Chronically ill former Carterton mayor and Wairarapa MP Georgina Beyer has set her sights on returning to Wairarapa - dead or alive.
The world's first transsexual mayor has renal failure, and if she loses her health fight she plans to have her ashes scattered in Carterton.
The town has a special place in Beyer's heart, being the community that elected her to the mayoralty in 1995 at a time of ill-favoured societal judgment.
She was diagnosed with chronic kidney failure in 2013, then with heart disease this year.
"It isn't all a bed of roses," said Beyer, 58, speaking of the "tedious" five-hour dialysis sessions she endures thrice-weekly, which keep her alive.
Her dialysis treatment helps control her heart condition, cardiomyopathy, which has left her heart pumping blood at "only 22 per cent".
If her condition improves with dialysis, Beyer is hopeful that she will, one day, become eligible for a kidney transplant.
And a Carterton man has stepped forward to be her donor.
"What I'm trying to get back to health for is to be eligible again for a transplant," Beyer said. "If my donor is still willing and able.
"He's a Wairarapa person I might add - I won't give you his name because he wants a bit of privacy, but yeah - he's a chap from Carterton and a friend."
Beyer recalled when the man had asked to have lunch with her in Wellington last November, just before her birthday.
"He offered me his kidney and I just sat there and howled," she said. "It just blew me away."
Beyer said until now she had not realised "how dire" the organ donation situation was in NZ.
"I know the organ donation thing is a bit fraught for people, but it saves lives, it certainly does, and it provides a quality of life for those a bit unfortunate," she said.
"It's one of the greatest gifts that anyone can offer, I think, if they feel so inclined."
Even though she was staying positive, Beyer said she was still considering "end-of-life issues" in case she died.
"I have left instructions that I want some of my ashes to be left in Carterton, but where exactly, I don't know yet."
If she pulls through her ill health, Beyer plans on moving back to Wairarapa.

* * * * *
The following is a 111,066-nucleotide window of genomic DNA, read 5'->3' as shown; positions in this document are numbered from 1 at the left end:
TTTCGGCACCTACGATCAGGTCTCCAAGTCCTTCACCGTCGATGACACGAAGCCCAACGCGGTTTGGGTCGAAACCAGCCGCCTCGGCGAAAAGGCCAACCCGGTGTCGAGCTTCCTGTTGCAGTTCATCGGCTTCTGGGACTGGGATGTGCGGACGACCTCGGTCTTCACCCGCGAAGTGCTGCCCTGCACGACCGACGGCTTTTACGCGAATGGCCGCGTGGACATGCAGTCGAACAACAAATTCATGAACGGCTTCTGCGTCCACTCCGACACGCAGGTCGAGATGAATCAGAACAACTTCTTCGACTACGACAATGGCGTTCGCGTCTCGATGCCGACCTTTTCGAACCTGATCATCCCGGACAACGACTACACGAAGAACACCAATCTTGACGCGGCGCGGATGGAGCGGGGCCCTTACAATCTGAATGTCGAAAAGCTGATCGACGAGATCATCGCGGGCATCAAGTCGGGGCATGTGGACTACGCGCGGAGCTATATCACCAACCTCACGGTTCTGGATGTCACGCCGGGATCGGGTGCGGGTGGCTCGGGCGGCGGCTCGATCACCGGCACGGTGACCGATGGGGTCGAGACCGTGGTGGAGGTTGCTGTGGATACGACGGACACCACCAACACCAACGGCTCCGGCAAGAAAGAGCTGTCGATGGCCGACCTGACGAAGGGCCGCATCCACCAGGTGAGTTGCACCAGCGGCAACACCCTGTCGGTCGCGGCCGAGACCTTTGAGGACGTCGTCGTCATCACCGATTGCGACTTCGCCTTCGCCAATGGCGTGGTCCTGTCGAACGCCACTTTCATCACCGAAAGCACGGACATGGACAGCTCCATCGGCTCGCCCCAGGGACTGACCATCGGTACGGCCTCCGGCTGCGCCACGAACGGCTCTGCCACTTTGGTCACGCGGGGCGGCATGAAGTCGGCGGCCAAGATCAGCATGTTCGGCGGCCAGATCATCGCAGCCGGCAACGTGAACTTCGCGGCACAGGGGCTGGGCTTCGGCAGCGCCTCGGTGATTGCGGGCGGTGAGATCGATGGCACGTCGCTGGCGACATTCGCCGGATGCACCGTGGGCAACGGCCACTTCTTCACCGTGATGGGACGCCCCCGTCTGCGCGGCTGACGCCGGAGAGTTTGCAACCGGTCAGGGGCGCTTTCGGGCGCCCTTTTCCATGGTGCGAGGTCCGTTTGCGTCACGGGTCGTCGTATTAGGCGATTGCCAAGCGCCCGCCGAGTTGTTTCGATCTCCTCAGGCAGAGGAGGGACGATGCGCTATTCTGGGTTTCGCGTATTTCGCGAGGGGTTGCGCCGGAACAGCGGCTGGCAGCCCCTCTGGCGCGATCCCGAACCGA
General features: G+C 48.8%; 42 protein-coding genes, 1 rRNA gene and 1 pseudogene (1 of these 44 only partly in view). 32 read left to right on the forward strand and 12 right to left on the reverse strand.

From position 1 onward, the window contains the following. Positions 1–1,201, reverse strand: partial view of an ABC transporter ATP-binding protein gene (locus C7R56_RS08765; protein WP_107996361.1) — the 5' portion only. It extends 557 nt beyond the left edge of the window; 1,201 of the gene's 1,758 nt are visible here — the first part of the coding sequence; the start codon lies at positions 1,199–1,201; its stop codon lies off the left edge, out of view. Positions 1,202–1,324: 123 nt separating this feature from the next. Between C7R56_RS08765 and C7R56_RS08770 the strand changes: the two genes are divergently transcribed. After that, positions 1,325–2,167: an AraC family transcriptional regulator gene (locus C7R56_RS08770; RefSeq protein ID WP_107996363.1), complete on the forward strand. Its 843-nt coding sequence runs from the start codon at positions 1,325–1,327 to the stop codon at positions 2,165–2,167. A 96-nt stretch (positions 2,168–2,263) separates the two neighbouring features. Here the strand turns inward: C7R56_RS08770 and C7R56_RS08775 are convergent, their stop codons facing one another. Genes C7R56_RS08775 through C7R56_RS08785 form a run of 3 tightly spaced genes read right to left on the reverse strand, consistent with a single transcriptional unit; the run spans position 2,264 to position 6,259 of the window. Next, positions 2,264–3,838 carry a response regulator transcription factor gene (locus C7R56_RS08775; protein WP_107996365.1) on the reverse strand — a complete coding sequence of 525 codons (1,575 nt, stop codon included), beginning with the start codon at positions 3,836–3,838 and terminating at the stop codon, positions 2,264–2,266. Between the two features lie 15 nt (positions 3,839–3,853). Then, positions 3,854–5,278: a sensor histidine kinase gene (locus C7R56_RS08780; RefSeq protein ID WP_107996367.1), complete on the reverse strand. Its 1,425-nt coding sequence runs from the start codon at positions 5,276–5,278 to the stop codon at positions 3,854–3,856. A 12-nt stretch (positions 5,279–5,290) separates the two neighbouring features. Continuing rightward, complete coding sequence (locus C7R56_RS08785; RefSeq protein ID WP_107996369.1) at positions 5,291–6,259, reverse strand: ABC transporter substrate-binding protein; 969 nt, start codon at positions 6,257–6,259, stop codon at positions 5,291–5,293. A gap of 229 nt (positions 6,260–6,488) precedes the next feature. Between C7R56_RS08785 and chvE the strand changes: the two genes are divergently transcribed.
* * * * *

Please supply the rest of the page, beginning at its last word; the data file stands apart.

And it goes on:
"Ever since I've moved over to Wellington, which was about 2010 or so, I've been wanting to go back to the Wairarapa.
"My 20 odd years of living in the Wairarapa was an amazing chunk of my life.
"The people there are so close to my heart, really."
Beyer was mayor of Carterton from 1995 until 2000.
At the 1999 general election, she was selected as the Labour Party's candidate for Wairarapa, and continued to serve as a member of Parliament until 2007 - her last term as a list MP.
She had once told Parliament she was a stallion that had become a gelding and then a mare (mayor), adding: "I suppose I do have to say that I have now found myself to become a member - so I have come full circle so to speak."
Beyer kept a close eye on this year's local body elections and was "always interested in Wairarapa goings on".
"Well done to Viv Napier for getting the South Wairarapa mayoralty," she said.
"The other alternative that I heard of, John Hayes ... I hope that kicked him in the butt there for a minute - thinking he can just waltz in."
Beyer said she "looked like a cyborg at the moment" because of her ongoing treatment - "doesn't it sound gruesome" - but was keen to visit Wairarapa in the new few weeks if her treatment schedule allowed.
Present mayor John Booth said Beyer was an amazing person who had brought a new way of looking at things to Carterton.
"She always made time to talk to the council yard staff," Booth said. "She could fly high with the eagles, but also sit down with the people at the coalface."
Wairarapa list MP and former Carterton mayor Ron Mark said Beyer's ill health was "tragic and unfair".
"We didn't agree on all things political, but one thing about Georgina, which she has shown on her track record as mayor of Carterton, is that she was not shy to raise matters which she thought were a concern to her community.
"She did well for Carterton and really lifted Carterton's profile for the time she was the mayor."